WHO Warning of More Infectious Monkeypox Strain With Higher Fatality Rate

2024-03-25 12:00:35

At the end of last year, I reported that the Centers for Disease Control and Prevention (CDC) warned that a more infectious mpox (i.e., the rebranded monkeypox) virus strain had been found in the Democratic Republic of the Congo (DRC). It was spreading, and had a higher infection fatality rate than previous strains of the virus that had spread during 2022’s “Monkeypox Emergency“.

Now the World Health Organization is also sounding the alarm about the DRC mpox outbreak.

The still emerging outbreak of mpox had been on the rise since December 2023, with over 4,000 cases, 27 deaths, and the highest fatality rate in the world. More than 65 percent of suspected cases and around 85 percent of suspected deaths in the country were among children under 15 years of age. Youngest children were most susceptible to death.

A threat of mpox spreading to neighbouring countries was growing, and the outbreak was growing among sex workers and men having sex with men.

…Dr. Rosamund Lewis, Technical Lead for mpox at the World Health Organization (WHO), emphasized that the expanding geography of mpox, high fatality rate, and increasing sexual transmission of the virus were all reasons of concern. WHO continued to monitor and respond to the global outbreak, as close to 30 countries had reported cases in February 2024. WHO was working closely with the DRC authorities on case prevention, control, and treatment.

The new mpox strain has now spread through the DRC’s neighbor, the Republic of Congo.

The Republic of Congo has recorded its first cases of mpox in several regions, the health ministry said, an indication of how the disease may be spreading across Africa since sexual transmission was first confirmed on the continent last year.

…The World Health Organization said in November it had confirmed sexual transmission of mpox in neighboring Congo for the first time. African scientists warned this could make the disease difficult to contain.

The Republic of Congo’s health ministry published its report on Wednesday. The report said some 43 cases had been reported to the ministry, including in nine out of the country’s 12 departments. The government has not issued any further comment on the publication, which was not officially distributed to the media and appears to have been intended for internal use.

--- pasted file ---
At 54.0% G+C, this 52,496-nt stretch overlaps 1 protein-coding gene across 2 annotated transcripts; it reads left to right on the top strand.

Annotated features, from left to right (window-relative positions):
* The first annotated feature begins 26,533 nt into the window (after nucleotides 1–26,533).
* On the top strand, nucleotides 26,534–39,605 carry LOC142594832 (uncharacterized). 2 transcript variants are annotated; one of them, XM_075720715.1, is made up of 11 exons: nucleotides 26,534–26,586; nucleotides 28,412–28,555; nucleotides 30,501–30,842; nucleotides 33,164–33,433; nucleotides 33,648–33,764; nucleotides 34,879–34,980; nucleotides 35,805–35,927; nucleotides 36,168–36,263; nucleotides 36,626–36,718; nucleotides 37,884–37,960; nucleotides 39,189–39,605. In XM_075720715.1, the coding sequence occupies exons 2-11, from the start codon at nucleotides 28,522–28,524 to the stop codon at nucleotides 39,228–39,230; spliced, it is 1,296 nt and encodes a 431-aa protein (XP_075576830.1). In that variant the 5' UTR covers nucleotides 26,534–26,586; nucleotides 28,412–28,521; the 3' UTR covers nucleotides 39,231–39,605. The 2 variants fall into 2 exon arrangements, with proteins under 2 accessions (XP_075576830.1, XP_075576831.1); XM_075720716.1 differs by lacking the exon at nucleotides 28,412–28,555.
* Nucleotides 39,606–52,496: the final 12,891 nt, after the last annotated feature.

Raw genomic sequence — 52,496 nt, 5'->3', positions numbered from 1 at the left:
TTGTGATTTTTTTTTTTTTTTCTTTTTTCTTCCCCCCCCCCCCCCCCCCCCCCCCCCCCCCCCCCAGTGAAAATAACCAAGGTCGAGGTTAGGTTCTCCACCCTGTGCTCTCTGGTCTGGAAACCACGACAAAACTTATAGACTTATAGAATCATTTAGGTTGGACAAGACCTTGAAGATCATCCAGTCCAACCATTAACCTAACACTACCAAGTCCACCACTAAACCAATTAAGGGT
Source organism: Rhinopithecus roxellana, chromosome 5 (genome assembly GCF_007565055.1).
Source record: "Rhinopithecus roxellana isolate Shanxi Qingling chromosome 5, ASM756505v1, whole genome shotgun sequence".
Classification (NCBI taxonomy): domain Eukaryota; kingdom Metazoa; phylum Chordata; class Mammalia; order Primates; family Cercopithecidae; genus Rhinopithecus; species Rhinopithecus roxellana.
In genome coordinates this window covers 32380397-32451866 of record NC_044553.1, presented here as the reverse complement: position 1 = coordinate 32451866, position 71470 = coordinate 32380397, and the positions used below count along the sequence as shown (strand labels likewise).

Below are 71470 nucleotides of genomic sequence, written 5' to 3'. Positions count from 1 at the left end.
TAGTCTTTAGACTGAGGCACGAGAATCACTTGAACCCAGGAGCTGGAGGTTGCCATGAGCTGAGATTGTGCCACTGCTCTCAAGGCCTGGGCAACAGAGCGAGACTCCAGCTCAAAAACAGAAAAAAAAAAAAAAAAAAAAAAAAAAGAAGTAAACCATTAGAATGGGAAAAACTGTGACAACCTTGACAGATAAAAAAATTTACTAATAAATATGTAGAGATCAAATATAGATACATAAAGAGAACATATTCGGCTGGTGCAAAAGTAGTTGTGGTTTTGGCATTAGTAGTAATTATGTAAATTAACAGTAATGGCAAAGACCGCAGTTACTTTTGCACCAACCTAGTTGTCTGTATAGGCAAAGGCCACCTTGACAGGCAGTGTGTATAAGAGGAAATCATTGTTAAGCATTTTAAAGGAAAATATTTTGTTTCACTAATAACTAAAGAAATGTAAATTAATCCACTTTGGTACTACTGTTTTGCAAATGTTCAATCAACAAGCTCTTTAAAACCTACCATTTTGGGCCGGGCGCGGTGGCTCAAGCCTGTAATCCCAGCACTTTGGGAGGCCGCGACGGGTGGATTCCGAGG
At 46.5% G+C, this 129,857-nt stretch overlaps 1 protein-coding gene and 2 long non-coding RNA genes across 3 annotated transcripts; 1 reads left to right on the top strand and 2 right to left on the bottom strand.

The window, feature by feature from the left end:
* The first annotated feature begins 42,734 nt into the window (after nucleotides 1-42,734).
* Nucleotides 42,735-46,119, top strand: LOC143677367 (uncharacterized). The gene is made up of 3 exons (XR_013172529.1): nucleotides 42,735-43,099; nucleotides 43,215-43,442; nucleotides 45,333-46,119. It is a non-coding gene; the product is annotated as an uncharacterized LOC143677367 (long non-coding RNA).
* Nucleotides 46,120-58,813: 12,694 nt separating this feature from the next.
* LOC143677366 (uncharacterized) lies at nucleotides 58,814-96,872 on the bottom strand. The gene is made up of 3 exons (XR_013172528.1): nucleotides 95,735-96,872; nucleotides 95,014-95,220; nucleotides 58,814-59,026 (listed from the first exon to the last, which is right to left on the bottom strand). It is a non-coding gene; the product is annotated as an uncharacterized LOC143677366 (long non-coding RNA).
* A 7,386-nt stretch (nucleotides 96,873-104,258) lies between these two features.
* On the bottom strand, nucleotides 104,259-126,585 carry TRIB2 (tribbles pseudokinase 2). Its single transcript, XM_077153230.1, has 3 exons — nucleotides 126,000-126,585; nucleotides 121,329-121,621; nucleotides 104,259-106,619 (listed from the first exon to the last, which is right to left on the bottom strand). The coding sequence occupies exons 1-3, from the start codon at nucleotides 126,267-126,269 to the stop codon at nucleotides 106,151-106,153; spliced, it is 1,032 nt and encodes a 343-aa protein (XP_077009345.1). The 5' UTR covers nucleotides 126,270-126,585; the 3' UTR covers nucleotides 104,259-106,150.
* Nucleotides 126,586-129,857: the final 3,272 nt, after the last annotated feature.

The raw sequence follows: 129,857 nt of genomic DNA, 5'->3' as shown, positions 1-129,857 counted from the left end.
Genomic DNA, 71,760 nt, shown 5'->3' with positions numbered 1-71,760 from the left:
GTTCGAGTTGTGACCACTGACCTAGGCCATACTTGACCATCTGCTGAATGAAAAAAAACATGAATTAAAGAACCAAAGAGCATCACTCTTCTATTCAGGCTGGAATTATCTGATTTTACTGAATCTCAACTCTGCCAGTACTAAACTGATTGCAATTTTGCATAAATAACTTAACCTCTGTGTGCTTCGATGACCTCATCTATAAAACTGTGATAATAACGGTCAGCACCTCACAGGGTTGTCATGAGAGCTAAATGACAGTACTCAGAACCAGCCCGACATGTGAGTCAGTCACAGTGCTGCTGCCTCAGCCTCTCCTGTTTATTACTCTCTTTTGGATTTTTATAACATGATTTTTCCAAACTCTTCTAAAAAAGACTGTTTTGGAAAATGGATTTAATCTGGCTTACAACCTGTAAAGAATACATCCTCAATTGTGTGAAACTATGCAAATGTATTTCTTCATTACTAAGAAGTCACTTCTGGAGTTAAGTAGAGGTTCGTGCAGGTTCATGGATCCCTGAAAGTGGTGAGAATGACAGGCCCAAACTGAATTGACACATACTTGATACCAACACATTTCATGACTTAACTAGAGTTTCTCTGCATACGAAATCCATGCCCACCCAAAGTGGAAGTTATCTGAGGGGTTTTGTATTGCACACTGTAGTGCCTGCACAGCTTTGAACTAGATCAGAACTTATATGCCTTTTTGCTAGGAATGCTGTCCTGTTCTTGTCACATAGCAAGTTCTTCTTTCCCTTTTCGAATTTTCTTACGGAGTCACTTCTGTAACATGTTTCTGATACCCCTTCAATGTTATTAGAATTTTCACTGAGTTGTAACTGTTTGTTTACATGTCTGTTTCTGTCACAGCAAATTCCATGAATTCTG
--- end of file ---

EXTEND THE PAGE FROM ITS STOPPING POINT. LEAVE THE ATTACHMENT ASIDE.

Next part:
It is also being reported that the mpox tests being used to diagnose an infection are not reliable for the new strain.

As of November 12, 12,569 suspected cases of the primarily sexually transmitted infection had been reported, with an estimated case-fatality rate of 4.6% and cases diagnosed in DRC regions without a history of mpox, such as South Kivu and Kinshasa.

Of the 10 study patients, nearly complete mpox genomic sequences were available for 6. All were categorized as clade 1 but were a distinct substrain from all other clade 1 sequences, which the authors said suggests that the South Kivu outbreak resulted from a separate viral introduction, probably of animal origin. The six sequences had several mutations, pointing to ongoing circulation over some time.

A check to determine whether commonly used mpox polymerase chain reaction (PCR) tests could detect the mutated sequences showed that while the generic primers and probe maintained their function, the specific clade 1 PCR target gene was absent.

“Due to the deletion, the rapid US CDC [Centers for Disease Control and Prevention] method to identify Clade I in newly diagnosed mpox cases is most likely not reliable for detection of the novel sub-lineage identified in the current study,” the researchers wrote.

Now, the CDC is issuing alerts directed at people who have recently visited the DRC:

It is interesting to note that Volunteers in the United Kingdom are now being sought to test a new mRNA vaccine for monkeypox.

The vaccine trial – from the National Institute for Health and Care Research (NIHR) and pharmaceutical firm Moderna – will see whether the jab can offer good protection in people who have not been previously infected.

…Scientists now hope to offer another choice in the form of an mRNA jab for mpox and smallpox.

Volunteers in the mPower Trial will be randomly selected to receive one of three dose levels of the vaccine, or a placebo.

The trial is recruiting people from sites across the UK and will be led by the University Hospitals Bristol and Weston NHS Foundation Trust.

Dr Rajeka Lazarus, national co-ordinating investigator for the new study, said: “Mpox is a global public health threat and more vaccines are urgently needed to prevent future outbreaks.


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WHO Warning of More Infectious Monkeypox Strain With Higher Fatality Rate


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